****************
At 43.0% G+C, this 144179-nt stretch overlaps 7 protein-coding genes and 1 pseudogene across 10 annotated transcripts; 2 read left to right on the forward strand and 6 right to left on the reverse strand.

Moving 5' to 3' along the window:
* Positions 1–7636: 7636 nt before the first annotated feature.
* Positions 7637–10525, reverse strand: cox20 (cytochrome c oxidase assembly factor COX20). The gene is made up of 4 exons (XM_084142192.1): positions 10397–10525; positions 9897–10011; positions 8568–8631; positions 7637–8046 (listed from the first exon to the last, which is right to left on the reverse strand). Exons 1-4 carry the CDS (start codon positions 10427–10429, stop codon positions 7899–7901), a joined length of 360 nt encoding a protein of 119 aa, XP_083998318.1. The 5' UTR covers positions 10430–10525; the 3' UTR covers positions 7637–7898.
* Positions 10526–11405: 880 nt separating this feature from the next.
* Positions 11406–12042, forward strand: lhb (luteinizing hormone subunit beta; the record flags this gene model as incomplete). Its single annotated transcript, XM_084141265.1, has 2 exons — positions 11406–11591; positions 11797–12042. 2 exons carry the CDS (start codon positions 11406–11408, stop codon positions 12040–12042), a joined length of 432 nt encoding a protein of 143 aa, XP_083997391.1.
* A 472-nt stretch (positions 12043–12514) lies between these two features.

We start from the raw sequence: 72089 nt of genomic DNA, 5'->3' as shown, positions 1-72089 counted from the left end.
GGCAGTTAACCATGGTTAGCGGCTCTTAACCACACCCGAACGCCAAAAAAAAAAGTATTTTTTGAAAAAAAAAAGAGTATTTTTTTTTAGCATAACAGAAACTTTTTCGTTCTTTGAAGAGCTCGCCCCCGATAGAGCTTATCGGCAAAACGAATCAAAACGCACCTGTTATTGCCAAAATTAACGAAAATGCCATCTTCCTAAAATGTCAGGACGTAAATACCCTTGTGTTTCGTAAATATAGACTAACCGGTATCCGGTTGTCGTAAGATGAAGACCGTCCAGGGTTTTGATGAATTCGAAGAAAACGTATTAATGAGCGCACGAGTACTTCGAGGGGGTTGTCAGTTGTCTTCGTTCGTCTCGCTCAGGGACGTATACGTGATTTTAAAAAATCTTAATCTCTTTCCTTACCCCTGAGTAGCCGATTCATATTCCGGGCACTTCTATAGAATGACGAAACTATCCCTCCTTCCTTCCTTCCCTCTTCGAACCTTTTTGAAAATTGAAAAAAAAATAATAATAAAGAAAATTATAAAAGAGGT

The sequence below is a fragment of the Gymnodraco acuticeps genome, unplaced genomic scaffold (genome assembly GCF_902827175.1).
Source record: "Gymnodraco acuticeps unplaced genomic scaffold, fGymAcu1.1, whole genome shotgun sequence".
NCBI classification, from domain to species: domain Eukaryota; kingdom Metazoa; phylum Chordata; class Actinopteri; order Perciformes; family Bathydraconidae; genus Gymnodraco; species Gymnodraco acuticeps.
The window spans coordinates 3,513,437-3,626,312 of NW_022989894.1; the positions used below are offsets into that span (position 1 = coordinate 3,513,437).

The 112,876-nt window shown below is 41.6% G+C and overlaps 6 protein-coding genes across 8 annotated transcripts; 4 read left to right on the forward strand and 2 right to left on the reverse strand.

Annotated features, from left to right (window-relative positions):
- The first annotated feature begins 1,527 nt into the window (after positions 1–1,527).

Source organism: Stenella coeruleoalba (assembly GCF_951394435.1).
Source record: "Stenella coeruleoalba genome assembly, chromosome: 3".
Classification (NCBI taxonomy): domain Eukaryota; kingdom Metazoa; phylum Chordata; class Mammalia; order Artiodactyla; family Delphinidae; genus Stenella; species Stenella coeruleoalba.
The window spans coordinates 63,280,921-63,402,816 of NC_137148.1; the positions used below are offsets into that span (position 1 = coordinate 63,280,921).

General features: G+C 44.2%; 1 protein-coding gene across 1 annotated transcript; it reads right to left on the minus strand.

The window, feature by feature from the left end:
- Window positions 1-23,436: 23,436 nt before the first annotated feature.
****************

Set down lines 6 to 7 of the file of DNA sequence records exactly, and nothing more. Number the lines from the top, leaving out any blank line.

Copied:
* Positions 11406–12042, forward strand: lhb (luteinizing hormone subunit beta; the record flags this gene model as incomplete). Its single annotated transcript, XM_084141265.1, has 2 exons — positions 11406–11591; positions 11797–12042. 2 exons carry the CDS (start codon positions 11406–11408, stop codon positions 12040–12042), a joined length of 432 nt encoding a protein of 143 aa, XP_083997391.1.
* A 472-nt stretch (positions 12043–12514) lies between these two features.